When taking pictures of scenery, many people like to use wide-angle lenses to expand their field of vision and include more scenery in the picture; some people like to use standard lenses because it has a natural perspective and can “restore what you see in front of you”.
In fact, telephoto lenses also have some unique advantages in shooting landscapes, which are worth understanding and applying.
What I want to introduce to you today is some unique advantages and related applications of telephoto lenses in landscape photography, which will definitely let you know more about telephoto lenses, and you will be able to use and love telephoto lenses!
1. Shoot distant scenery
When shooting with a short focal length lens, the proportion of the scene will be very small when the scene is a little farther away; while the telephoto lens allows you to take a close-up of a distant scene with a proper proportion of the subject.
“I can take pictures when I get closer!” Having said that, isn’t it troublesome? You have to walk a lot. And, sometimes, you simply can’t “get close enough to shoot”.
For example, shooting distant scenery on the plank road, on the edge of a cliff, or by a lake or river; or, if you want to shoot some scary “shy” wild animals, you can only shoot with a telephoto lens.
If you bring a telephoto lens, or a zoom lens with a telephoto end, your creation will have many more possibilities.
2. Focus on local areas and improve composition
Compared with wide-angle lenses, telephoto lenses have a much smaller field of view, but this is not entirely a bad thing: you can better focus on interesting parts and eliminate unnecessary distracting scenes.
Some people say, “I can do this by cropping in post”-come on, this will affect the quality, and the more cropped parts, the greater the loss of quality.
In addition, often use telephoto and get used to the angle of view of telephoto lens, your “photography eye” will be sharper and good at finding interesting parts from chaotic scenes.
3. Powerful blur effect
The longer the focal length of the lens, the stronger the blurring ability. Ordinary telephoto lenses can easily blur objects that are very close to the subject, and take photos of “the foreground and background are blurred, and only the subject is clear”.
And if you want to take the same photo with a medium and short focal length lens, it is estimated that you have to use those “high-end products” with super large apertures.
4. “Space Compression” special effect
The biggest feature of the telephoto lens is “space compression”: contrary to the wide-angle lens that can “create a sense of depth”, the telephoto lens has small deformation and weak perspective effect, which can greatly shorten the distance between the foreground and the background.
Because of this characteristic, telephoto lenses can create some unique visual effects:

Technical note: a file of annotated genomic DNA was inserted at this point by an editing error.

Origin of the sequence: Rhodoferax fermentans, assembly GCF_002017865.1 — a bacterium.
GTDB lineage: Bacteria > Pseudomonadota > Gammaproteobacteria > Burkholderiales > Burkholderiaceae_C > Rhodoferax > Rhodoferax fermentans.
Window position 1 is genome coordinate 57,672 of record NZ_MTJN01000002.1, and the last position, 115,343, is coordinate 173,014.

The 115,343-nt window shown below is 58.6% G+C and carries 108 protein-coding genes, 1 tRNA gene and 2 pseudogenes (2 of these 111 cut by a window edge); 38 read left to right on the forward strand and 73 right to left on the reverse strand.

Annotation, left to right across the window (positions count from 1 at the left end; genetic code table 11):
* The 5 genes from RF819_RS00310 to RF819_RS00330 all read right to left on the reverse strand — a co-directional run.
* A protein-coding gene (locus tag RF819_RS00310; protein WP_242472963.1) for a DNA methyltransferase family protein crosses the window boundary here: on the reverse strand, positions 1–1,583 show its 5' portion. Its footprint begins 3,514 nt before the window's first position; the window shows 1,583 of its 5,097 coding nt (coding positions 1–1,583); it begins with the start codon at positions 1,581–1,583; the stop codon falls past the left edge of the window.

Enhance the connection between foreground and background
The “space compression” ability of the telephoto lens can make the foreground scene more “blend into the background”. You can keep both the subject in the foreground and the distant background in proportion and presence.
For example, in the same scene, take two photos with long and short focal length lenses, keeping roughly the same subject ratio, the shooting effect is as follows:
It can be seen that in the photos taken with the wide-angle lens, the background elements (mountains) appear very small; while in the photos taken with the telephoto lens, the background elements are very present.
In addition, “space compression” also makes the distance between the foreground and the background appear very close, and the feeling of connection and interaction between the subject and the background is stronger.
It is precisely because of this characteristic of the telephoto lens that many routines have been derived, such as shooting “mountains/buildings/sky surrounded by flowers/green leaves”:
You can also use straight and straight scenery such as roads and railings as guiding lines to draw the audience’s attention to the subject in the depth of the picture:
Taking landscape portraits with extremely distant scenery as the background also requires a telephoto lens to “bring people into the scene”:
Scale Up, Emphasize Differences
When shooting a large number of similar scenes and need to emphasize the quantity and scale of the subject matter (such as rolling mountains, dense forests, large flower fields, etc.), the telephoto lens is undoubtedly the most suitable.
Adjust the shooting angle to let more similar scenes into the mirror. The “space compression” effect of the telephoto lens will make these scenes with different distances feel “on the same plane”, appearing more in number and larger in scale.
On the contrary, when there are many different scenes in the picture, you can also “pull” them into the same plane, emphasizing their diversity and difference.
For example, when shooting a high mountain, you can use a telephoto lens to “pull” mountains of different distances and heights onto the same plane to show “the difference in scenery at different altitudes”.
When shooting flowers of different colors and types, you can also “pull” them into the same plane to emphasize the diversity of colors and types.
The above is all the content that I want to introduce to you in this issue, thank you for watching, and see you in the next issue.